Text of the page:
By Bev Schellenberg
Sunday, September 21st, I accepted two awards on behalf of my brother, Brian Jaundrew, at the Victoria Rock & Roll Music Hall of Fame award ceremony. Brian chose not to attend.
Dave Kissinger, a former guitarist of The Regents, contacted me through Facebook a few months ago. He explained that The Regents, one of several bands my brother had been in, had won in the category of Most Influential Bands from 1960-1965, and were to be inducted into the Hall of Fame. Would I be able to attend? While I was happy my brother was to be inducted, I felt there was no reason for me to be there. I hadn’t won anything personally, and my brother had made the choice long ago not to attend. In fact, I wasn’t even alive during the time my brother was in the band. By the time I arrived in our family, Brian was already married, had a child, and was working in a more conventional job. Sure, I’d heard a few stories of his talents, experienced his perfect pitch in music and appreciated hearing his musical knowledge as he gave me pointers on my own musicianship over the years, but I never saw nor heard him perform in a band.
However, as I found out more about the Hall of Fame event, I realized it was important for me to attend. The band members, their wives, and their children were attending, and since my brother wasn’t going to be there it was important that he be represented. Moreover, I found out my brother was to receive two awards: one for The Regents, the other for Gary Lee & the Group, two of the three groups winning in The Most Influential Rock Bands, 1960-1965. The third group in that category was The Motifs.
Through our emails, Dave and I agreed to meet with The Regent band members and families at the Sticky Wicket pub in Victoria. That was a challenge — I had no idea what Dave looked like. That’s not entirely true — I knew what he looked like almost 50 years ago. But after a rather embarrassed, “Hi, are any of you Dave?” moment (none of the men I asked were), we finally connected. Over fries and salads I met the band members and their families, and heard about grown-up children, new bands, and new business ventures. I also heard stories of a Canadian boy band traveling from school dance to school dance, still so young their dads had to provide transportation; of slick roads in winter; of countless garage band practices; of a time when instrumental bands were just beginning to become vocal bands; of playing at the Crystal Gardens when it was still a public swimming pool; of good, clean fun.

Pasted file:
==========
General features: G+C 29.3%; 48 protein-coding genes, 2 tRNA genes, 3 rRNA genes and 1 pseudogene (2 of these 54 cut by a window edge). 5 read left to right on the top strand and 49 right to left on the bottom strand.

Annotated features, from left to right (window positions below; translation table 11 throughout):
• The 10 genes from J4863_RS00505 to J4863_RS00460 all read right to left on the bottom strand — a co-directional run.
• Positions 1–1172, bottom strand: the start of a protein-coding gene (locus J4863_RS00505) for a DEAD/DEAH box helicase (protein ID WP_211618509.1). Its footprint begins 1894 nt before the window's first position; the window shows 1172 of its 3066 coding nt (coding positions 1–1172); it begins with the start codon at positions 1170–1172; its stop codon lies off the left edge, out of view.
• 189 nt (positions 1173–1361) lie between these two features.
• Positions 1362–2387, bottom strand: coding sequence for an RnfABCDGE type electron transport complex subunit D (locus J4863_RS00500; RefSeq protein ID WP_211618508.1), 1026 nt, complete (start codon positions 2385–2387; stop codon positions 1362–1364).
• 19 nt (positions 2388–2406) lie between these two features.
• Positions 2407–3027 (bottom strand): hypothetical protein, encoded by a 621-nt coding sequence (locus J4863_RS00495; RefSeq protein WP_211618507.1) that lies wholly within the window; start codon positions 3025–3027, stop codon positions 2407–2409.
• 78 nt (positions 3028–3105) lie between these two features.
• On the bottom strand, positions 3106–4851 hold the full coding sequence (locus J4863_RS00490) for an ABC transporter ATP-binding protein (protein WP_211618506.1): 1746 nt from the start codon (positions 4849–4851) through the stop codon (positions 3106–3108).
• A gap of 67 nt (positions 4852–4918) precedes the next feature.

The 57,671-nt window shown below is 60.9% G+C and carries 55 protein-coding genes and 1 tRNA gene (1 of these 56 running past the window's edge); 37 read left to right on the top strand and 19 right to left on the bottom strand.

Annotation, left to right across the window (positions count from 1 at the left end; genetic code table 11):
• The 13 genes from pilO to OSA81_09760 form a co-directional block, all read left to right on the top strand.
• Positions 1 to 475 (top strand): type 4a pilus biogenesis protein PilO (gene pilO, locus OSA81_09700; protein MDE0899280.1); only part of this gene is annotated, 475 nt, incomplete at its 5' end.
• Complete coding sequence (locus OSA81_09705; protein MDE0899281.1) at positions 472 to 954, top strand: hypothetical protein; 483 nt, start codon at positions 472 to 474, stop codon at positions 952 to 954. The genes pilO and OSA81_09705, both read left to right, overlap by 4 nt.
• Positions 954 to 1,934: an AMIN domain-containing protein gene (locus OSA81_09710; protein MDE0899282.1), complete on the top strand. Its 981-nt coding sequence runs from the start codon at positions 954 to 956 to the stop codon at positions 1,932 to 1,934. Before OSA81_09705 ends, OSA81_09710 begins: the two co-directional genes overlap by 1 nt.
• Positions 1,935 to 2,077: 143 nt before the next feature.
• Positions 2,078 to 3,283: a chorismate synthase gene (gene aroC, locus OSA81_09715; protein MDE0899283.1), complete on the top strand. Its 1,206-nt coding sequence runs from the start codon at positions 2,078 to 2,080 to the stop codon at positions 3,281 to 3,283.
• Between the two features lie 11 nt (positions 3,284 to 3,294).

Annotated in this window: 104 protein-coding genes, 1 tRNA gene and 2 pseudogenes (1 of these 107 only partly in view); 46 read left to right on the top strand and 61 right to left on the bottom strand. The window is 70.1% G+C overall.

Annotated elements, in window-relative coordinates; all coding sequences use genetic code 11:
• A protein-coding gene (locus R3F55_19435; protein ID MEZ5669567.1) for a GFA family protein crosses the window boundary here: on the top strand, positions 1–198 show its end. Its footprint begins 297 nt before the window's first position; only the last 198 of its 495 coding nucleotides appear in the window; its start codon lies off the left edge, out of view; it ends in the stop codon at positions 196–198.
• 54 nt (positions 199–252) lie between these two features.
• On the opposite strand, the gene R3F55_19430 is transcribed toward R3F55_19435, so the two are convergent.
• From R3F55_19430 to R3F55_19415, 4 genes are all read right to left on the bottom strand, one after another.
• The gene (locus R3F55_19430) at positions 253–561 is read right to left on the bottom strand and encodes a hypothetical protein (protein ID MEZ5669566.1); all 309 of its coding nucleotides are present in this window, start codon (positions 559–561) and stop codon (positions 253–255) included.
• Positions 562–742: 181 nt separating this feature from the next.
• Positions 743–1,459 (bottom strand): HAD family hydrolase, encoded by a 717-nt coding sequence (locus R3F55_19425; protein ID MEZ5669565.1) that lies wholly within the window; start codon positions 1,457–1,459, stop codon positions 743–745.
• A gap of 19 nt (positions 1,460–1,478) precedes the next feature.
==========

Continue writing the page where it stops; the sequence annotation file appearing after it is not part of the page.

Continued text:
Some of the men hadn’t seen each other since the 1960s. At that long table I saw eager teenagers’ eyes looking from 60-year old faces. I heard what a talented saxophonist my brother, Brian, was, and how disappointed everyone was that he was unable to make the reunion. Signing the “Regents Place” road sign that had “fallen” from that location when the band was still together, signing pictures of the boys sporting top hats, smart suits and thin ties, signing everything on my brother’s behalf wasn’t easy, but I did it. He couldn’t make it, after all.
Red Robinson pulled up in style in a beautiful 68 Mustang California Special, and The Regents and I joined the rest of the musicians, families, and attendees at Element Nightclub, (where the Forge used to be) at the Strathcona Hotel. Sitting at The Regents reserved table felt odd. My brother should’ve been there, not me. I met Reggie, Reg Young, the former bass player of Gary Lee & the Group, who said what a great guy Brian was. Then the event began. Soon a brief tribute to Gary Lee and the Group appeared on the TV screens, and it was time for the older version to accept the awards. Gary Lee’s wife and their daughter accepted his award, as he’d recently passed away. The Regents appeared on the TV screen, and it wasn’t until I saw “In Memory of Brian Jaundrew” at the end of the segment that tears threatened. The real band members and I lined up with our plaque and hand-drawn picture of the band members as they were in the 1960s. Already it was almost over. Norm Pringle, from CKDA, stood to receive Most Influential Broadcaster 1956-1965, and Valdy (Valdemar Horsdal) accepted his Lifetime Achievement Award. From the platform Valdy mentioned how my brother, along with others, were part of the strong Victoria music scene during the 1960s. Then Valdy stepped from the stage, the images faded from the TV screens, young, fresh talent stepped up to take the stage, and the ceremony was over.
I left with happy sad thoughts: happiness and pride for my brother’s success and recognition, sadness that he missed the party. Because in April, 1997, Brian had chosen to check out of life, to determine his own date of exit, to miss future recognition.
I wonder if he wishes he’d stuck around.
We sure do.